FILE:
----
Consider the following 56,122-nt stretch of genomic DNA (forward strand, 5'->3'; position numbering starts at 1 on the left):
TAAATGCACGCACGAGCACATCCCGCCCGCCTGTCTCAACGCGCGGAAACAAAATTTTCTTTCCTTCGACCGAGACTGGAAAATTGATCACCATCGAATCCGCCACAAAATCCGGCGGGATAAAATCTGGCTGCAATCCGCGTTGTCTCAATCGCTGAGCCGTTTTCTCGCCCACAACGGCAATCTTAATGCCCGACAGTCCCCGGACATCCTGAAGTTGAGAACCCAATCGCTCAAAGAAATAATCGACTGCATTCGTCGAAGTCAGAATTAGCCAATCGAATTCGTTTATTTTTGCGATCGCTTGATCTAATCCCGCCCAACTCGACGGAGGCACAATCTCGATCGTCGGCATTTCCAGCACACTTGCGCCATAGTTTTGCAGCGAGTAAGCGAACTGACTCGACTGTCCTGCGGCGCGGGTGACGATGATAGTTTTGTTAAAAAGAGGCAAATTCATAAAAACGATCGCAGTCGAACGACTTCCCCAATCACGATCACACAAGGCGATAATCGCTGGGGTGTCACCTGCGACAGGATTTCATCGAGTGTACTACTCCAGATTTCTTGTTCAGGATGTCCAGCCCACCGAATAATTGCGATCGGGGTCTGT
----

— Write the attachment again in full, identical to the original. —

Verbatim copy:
Consider the following 56,122-nt stretch of genomic DNA (forward strand, 5'->3'; position numbering starts at 1 on the left):
TAAATGCACGCACGAGCACATCCCGCCCGCCTGTCTCAACGCGCGGAAACAAAATTTTCTTTCCTTCGACCGAGACTGGAAAATTGATCACCATCGAATCCGCCACAAAATCCGGCGGGATAAAATCTGGCTGCAATCCGCGTTGTCTCAATCGCTGAGCCGTTTTCTCGCCCACAACGGCAATCTTAATGCCCGACAGTCCCCGGACATCCTGAAGTTGAGAACCCAATCGCTCAAAGAAATAATCGACTGCATTCGTCGAAGTCAGAATTAGCCAATCGAATTCGTTTATTTTTGCGATCGCTTGATCTAATCCCGCCCAACTCGACGGAGGCACAATCTCGATCGTCGGCATTTCCAGCACACTTGCGCCATAGTTTTGCAGCGAGTAAGCGAACTGACTCGACTGTCCTGCGGCGCGGGTGACGATGATAGTTTTGTTAAAAAGAGGCAAATTCATAAAAACGATCGCAGTCGAACGACTTCCCCAATCACGATCACACAAGGCGATAATCGCTGGGGTGTCACCTGCGACAGGATTTCATCGAGTGTACTACTCCAGATTTCTTGTTCAGGATGTCCAGCCCACCGAATAATTGCGATCGGGGTCTGT